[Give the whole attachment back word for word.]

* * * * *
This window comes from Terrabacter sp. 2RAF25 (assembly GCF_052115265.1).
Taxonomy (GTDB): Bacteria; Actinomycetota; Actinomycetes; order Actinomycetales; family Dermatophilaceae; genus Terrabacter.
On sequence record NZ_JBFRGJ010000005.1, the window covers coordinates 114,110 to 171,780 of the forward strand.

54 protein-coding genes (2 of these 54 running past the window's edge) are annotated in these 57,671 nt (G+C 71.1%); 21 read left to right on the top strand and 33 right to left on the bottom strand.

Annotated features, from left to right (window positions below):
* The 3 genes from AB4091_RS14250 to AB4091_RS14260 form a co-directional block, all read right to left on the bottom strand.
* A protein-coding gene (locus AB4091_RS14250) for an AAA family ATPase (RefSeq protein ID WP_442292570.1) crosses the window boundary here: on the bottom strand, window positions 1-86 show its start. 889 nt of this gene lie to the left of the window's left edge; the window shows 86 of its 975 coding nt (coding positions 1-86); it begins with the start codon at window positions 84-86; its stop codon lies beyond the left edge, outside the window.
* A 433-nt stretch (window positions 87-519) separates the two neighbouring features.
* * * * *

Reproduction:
This window comes from Terrabacter sp. 2RAF25 (assembly GCF_052115265.1).
Taxonomy (GTDB): Bacteria; Actinomycetota; Actinomycetes; order Actinomycetales; family Dermatophilaceae; genus Terrabacter.
On sequence record NZ_JBFRGJ010000005.1, the window covers coordinates 114,110 to 171,780 of the forward strand.

54 protein-coding genes (2 of these 54 running past the window's edge) are annotated in these 57,671 nt (G+C 71.1%); 21 read left to right on the top strand and 33 right to left on the bottom strand.

Annotated features, from left to right (window positions below):
* The 3 genes from AB4091_RS14250 to AB4091_RS14260 form a co-directional block, all read right to left on the bottom strand.
* A protein-coding gene (locus AB4091_RS14250) for an AAA family ATPase (RefSeq protein ID WP_442292570.1) crosses the window boundary here: on the bottom strand, window positions 1-86 show its start. 889 nt of this gene lie to the left of the window's left edge; the window shows 86 of its 975 coding nt (coding positions 1-86); it begins with the start codon at window positions 84-86; its stop codon lies beyond the left edge, outside the window.
* A 433-nt stretch (window positions 87-519) separates the two neighbouring features.